Thirteen Ghosts (2001)
Thir13een Ghosts

Directed By: Steve Beck

Starring: Tony Shalhoub, Matthew Lillard, Shannon Elizabeth, Embeth Davidtz, F. Murray Abraham

Subgenre: Ghosts, Supernatural

Synopsis: Down on his luck and recently widowed Arthur finds that he has just inherited a mansion from his uncle Cyrus.  Little does he know that Cyrus was a Ghost Hunter and had stored his trophies in the house.

Thoughts: This one is another remake of a William Castle film brought to us by Dark Castle.  Their first remake, House on Haunted Hill was at least somewhat successful, so they went ahead with Thirteen Ghosts, and eventually House of Wax. 

I don’t think that this remake is quite as good as the first, but it still has a few things going for it.  The absolute best thing about this movie is the design of the ghosts.  There is a rich backstory for each ghost, even though they are barely explained in the movie.  It was a great touch and made the Ghosts the most interesting aspect of the movie.  The house was also very well designed with glass walls and floors covered in Latin etchings, constantly moving and changing like an insane labyrinth.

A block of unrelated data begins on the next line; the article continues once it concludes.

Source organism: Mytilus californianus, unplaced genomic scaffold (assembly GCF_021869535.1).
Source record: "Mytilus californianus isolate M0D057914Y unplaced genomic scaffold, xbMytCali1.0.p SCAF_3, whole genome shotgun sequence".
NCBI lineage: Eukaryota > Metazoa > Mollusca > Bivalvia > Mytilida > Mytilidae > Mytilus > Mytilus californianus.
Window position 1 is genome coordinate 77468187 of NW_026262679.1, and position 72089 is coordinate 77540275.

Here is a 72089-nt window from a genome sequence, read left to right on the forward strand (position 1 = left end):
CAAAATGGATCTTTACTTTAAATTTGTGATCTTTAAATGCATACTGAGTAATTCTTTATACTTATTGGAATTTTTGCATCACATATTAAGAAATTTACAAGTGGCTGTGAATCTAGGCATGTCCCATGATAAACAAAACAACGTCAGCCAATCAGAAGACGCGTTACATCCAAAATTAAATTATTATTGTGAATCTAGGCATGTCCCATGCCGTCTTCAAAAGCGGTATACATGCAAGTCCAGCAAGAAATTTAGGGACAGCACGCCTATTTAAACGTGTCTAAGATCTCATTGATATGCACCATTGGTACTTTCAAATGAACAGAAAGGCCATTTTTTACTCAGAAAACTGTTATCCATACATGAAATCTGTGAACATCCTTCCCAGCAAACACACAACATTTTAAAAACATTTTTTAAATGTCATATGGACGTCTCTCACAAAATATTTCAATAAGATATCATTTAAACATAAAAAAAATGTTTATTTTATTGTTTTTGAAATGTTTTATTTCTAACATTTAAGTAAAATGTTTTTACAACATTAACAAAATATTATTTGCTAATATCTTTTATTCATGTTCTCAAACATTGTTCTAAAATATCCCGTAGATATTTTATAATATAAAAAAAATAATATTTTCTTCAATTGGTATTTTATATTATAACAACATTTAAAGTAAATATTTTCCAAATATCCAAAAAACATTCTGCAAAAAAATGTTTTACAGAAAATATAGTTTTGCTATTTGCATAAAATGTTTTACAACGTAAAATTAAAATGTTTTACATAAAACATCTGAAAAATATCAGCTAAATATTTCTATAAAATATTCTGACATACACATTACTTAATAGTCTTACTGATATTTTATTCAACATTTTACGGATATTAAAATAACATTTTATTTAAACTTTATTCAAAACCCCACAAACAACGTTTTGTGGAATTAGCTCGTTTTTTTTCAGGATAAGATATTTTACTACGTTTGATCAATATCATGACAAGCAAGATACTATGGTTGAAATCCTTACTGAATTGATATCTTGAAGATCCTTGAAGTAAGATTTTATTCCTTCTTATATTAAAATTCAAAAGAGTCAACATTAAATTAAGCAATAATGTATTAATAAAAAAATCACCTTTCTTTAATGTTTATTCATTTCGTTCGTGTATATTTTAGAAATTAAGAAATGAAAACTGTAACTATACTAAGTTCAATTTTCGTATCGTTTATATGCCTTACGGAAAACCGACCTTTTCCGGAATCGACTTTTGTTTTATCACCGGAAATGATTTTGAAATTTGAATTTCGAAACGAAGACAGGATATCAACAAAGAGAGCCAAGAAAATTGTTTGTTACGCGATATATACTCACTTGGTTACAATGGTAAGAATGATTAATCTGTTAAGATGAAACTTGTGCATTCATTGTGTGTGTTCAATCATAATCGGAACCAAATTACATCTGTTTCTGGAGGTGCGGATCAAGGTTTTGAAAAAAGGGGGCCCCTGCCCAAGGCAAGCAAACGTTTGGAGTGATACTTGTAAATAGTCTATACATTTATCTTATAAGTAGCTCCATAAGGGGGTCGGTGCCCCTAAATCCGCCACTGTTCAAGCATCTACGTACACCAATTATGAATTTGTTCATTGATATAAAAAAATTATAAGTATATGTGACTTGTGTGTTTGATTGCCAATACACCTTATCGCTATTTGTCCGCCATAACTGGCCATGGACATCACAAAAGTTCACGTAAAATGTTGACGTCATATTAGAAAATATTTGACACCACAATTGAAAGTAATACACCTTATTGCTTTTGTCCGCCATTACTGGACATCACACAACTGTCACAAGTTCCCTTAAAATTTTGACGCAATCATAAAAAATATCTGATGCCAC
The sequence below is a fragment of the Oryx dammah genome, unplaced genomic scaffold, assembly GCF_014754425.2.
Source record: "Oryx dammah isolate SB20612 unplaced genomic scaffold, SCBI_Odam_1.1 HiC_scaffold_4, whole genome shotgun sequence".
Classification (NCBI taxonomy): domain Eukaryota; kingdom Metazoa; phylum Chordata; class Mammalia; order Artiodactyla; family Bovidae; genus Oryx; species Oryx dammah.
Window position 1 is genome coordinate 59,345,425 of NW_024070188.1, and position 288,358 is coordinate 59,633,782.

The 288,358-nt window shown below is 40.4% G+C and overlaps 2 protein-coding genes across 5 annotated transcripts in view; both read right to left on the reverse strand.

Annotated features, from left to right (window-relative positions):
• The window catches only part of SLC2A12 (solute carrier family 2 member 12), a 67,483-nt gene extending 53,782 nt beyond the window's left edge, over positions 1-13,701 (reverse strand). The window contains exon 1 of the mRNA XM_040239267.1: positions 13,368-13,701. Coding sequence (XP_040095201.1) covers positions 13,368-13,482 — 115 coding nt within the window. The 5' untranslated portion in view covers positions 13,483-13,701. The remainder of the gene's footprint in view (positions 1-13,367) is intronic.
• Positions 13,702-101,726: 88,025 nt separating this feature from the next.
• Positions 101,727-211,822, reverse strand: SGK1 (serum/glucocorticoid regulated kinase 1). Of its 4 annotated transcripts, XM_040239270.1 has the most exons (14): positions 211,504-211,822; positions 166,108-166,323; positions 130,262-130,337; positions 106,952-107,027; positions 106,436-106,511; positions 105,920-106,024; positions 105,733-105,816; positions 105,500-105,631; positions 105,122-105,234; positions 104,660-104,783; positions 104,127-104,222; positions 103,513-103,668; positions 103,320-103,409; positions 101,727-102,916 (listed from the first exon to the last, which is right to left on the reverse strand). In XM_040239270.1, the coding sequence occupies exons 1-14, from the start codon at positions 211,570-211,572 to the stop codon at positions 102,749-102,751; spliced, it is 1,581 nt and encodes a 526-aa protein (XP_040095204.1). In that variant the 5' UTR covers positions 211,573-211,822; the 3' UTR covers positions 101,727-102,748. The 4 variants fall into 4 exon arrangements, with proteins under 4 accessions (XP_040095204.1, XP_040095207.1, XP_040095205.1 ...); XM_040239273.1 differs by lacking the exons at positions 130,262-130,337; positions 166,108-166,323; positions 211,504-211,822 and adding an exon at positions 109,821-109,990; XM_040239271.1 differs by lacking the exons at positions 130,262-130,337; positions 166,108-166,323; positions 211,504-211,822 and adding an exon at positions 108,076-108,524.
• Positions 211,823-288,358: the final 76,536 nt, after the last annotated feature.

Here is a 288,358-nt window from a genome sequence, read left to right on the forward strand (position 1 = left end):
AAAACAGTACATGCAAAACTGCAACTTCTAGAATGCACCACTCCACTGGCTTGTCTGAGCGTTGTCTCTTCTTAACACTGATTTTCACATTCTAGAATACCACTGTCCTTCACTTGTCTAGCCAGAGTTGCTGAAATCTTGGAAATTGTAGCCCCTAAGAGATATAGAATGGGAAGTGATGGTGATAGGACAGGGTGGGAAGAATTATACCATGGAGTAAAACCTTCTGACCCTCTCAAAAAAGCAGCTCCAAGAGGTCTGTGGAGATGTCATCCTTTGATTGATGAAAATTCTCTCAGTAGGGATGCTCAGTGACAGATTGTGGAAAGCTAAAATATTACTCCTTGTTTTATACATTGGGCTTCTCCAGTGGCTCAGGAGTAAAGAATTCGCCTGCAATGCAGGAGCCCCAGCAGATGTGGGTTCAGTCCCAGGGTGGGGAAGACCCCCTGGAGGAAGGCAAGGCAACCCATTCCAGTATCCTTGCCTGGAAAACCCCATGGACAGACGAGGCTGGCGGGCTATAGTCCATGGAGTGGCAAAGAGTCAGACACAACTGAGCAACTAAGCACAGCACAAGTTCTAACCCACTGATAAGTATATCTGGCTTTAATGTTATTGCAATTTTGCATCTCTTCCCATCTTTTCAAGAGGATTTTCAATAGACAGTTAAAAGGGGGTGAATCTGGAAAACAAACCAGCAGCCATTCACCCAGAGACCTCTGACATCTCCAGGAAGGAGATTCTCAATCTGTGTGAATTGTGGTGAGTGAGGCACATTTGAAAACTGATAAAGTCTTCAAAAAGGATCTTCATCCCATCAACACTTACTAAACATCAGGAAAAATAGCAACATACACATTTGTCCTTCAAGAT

In theory, the cast should have been great, but I didn’t find them to be that great.  F. Murray was ok as the villain, but he has the chops to be one of the best villains ever.  It’s too bad he missed the opportunity.  As for the rest of the cast, I have never been a huge fan of Shalhoub or Lillard.  Shalhoub always seems to be channeling his character from Monk, perhaps because that matches his persona so well.  Lillard does a decent job in his role, but much like Shalhoub, he always seems to be playing the same sort of character.  There are quite a few “names” in the cast, which is an oddity in this era, but they didn’t really impress all that much. 

The producers did give a great nod to William Castle with the special glasses to see the Ghosts.  When Castle released the original 13 Ghosts, 3D glasses were distributed and you had to wear them in the theatre to see the ghosts on the screen.  The producers missed the 3D craze by about a decade, otherwise you can be sure this would have been in 3D, and who knows, maybe it will get remade again.  I wouldn’t put anything past Hollywood anymore.